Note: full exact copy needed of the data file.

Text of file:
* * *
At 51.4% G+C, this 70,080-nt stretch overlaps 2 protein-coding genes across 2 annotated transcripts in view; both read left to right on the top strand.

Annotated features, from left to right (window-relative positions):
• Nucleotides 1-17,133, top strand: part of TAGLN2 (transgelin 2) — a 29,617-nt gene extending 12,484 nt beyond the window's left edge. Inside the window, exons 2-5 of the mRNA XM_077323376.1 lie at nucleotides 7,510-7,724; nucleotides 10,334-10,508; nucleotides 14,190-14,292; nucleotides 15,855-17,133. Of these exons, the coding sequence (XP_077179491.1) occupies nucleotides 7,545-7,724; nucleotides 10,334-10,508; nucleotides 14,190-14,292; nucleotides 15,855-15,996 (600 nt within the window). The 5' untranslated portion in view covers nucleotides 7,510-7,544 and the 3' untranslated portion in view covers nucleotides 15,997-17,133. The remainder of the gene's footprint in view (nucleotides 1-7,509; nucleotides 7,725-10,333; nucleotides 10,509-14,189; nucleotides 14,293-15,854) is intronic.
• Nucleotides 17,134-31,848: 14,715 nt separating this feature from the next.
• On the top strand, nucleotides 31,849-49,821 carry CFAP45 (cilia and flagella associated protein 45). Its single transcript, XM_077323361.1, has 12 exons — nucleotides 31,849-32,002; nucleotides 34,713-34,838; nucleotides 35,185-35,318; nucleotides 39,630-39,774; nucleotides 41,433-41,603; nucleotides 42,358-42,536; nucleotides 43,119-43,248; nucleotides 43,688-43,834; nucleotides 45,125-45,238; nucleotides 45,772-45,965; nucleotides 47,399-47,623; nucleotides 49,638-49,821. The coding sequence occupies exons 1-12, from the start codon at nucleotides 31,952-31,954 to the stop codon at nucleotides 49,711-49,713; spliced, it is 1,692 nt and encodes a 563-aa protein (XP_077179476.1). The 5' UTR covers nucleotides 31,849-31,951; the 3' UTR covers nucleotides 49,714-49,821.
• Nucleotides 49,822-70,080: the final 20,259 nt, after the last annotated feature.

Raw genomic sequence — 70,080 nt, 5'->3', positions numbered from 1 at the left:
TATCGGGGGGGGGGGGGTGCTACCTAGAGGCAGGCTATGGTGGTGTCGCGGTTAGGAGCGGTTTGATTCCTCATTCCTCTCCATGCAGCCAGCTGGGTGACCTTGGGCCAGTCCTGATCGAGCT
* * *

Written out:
At 51.4% G+C, this 70,080-nt stretch overlaps 2 protein-coding genes across 2 annotated transcripts in view; both read left to right on the top strand.

Annotated features, from left to right (window-relative positions):
• Nucleotides 1-17,133, top strand: part of TAGLN2 (transgelin 2) — a 29,617-nt gene extending 12,484 nt beyond the window's left edge. Inside the window, exons 2-5 of the mRNA XM_077323376.1 lie at nucleotides 7,510-7,724; nucleotides 10,334-10,508; nucleotides 14,190-14,292; nucleotides 15,855-17,133. Of these exons, the coding sequence (XP_077179491.1) occupies nucleotides 7,545-7,724; nucleotides 10,334-10,508; nucleotides 14,190-14,292; nucleotides 15,855-15,996 (600 nt within the window). The 5' untranslated portion in view covers nucleotides 7,510-7,544 and the 3' untranslated portion in view covers nucleotides 15,997-17,133. The remainder of the gene's footprint in view (nucleotides 1-7,509; nucleotides 7,725-10,333; nucleotides 10,509-14,189; nucleotides 14,293-15,854) is intronic.
• Nucleotides 17,134-31,848: 14,715 nt separating this feature from the next.
• On the top strand, nucleotides 31,849-49,821 carry CFAP45 (cilia and flagella associated protein 45). Its single transcript, XM_077323361.1, has 12 exons — nucleotides 31,849-32,002; nucleotides 34,713-34,838; nucleotides 35,185-35,318; nucleotides 39,630-39,774; nucleotides 41,433-41,603; nucleotides 42,358-42,536; nucleotides 43,119-43,248; nucleotides 43,688-43,834; nucleotides 45,125-45,238; nucleotides 45,772-45,965; nucleotides 47,399-47,623; nucleotides 49,638-49,821. The coding sequence occupies exons 1-12, from the start codon at nucleotides 31,952-31,954 to the stop codon at nucleotides 49,711-49,713; spliced, it is 1,692 nt and encodes a 563-aa protein (XP_077179476.1). The 5' UTR covers nucleotides 31,849-31,951; the 3' UTR covers nucleotides 49,714-49,821.
• Nucleotides 49,822-70,080: the final 20,259 nt, after the last annotated feature.

Raw genomic sequence — 70,080 nt, 5'->3', positions numbered from 1 at the left:
TATCGGGGGGGGGGGGGTGCTACCTAGAGGCAGGCTATGGTGGTGTCGCGGTTAGGAGCGGTTTGATTCCTCATTCCTCTCCATGCAGCCAGCTGGGTGACCTTGGGCCAGTCCTGATCGAGCT